Historical facts never deserve privilege protection. Something either happened or it didn’t happen. But some litigants erroneously point to this axiom in seeking to discover factual portions of clients’ privileged communications to their lawyers, and vice versa.
In Toyo Tire & Rubber Co. v. Atturo Tire Corp., defendant sought emails between Toyo and its lawyers, arguing “that the emails it seeks concerned underlying facts, which are not protected by the attorney-client privilege.” Case No. 14 C 206, 2016 U.S. Dist. LEXIS 72756, at *7 (N.D. Ill. June 3, 2016). The court correctly explained that “[t]he vast majority of communications between attorneys and clients contain some mixture of fact and legal opinion” — noting that “the relevant inquiry is whether the documents or communications sought were transmitted for the purpose of obtaining legal advice.” Id. at *8-9. The court rejected defendant’s argument, and found the withheld documents privileged after reviewing them in camera. The court concluded by explaining the practical consequences of this universally accepted principle: “the underlying facts communicated between an attorney and a client can be discovered through depositions or other discovery techniques.” Id. at *6.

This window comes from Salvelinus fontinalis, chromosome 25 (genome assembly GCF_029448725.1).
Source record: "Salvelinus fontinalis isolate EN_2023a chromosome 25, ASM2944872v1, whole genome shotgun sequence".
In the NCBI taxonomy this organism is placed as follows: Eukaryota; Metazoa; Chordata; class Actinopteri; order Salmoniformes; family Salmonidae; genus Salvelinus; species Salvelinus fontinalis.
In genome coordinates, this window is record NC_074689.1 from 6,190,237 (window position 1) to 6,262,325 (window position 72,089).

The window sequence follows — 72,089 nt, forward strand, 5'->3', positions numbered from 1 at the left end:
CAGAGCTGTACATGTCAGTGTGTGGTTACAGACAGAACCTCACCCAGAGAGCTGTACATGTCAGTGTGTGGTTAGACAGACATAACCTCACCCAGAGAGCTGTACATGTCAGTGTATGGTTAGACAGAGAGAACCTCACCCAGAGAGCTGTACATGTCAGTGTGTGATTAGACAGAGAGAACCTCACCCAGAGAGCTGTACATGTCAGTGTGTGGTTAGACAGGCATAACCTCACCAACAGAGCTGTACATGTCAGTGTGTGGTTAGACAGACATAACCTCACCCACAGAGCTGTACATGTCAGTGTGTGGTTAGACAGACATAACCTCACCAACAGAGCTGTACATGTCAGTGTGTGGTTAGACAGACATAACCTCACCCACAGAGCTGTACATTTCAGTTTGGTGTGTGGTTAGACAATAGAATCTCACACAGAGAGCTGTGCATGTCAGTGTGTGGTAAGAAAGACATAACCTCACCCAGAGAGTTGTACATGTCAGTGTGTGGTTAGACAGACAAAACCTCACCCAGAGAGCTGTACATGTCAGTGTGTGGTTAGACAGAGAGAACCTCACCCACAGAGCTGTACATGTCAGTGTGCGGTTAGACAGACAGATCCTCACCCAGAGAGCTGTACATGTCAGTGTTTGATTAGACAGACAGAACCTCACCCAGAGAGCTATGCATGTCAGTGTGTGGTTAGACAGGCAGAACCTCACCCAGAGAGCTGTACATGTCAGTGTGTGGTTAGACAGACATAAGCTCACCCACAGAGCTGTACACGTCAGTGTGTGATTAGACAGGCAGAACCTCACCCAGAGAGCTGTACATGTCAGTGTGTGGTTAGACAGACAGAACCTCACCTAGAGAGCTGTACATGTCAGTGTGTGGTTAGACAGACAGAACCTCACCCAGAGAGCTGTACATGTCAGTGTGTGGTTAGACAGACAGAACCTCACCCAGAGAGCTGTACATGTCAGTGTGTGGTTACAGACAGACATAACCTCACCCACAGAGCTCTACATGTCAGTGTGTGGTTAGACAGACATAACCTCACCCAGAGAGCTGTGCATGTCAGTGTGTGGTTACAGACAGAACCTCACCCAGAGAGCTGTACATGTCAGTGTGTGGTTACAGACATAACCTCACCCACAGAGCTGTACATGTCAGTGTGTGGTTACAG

It is ironic that some lawyers and even courts think that clients’ recitations of historical facts to their lawyers do not deserve privilege protection. The privilege exists to assure absolute privacy for such communications, so such recitations actually represent the most protected of all communications.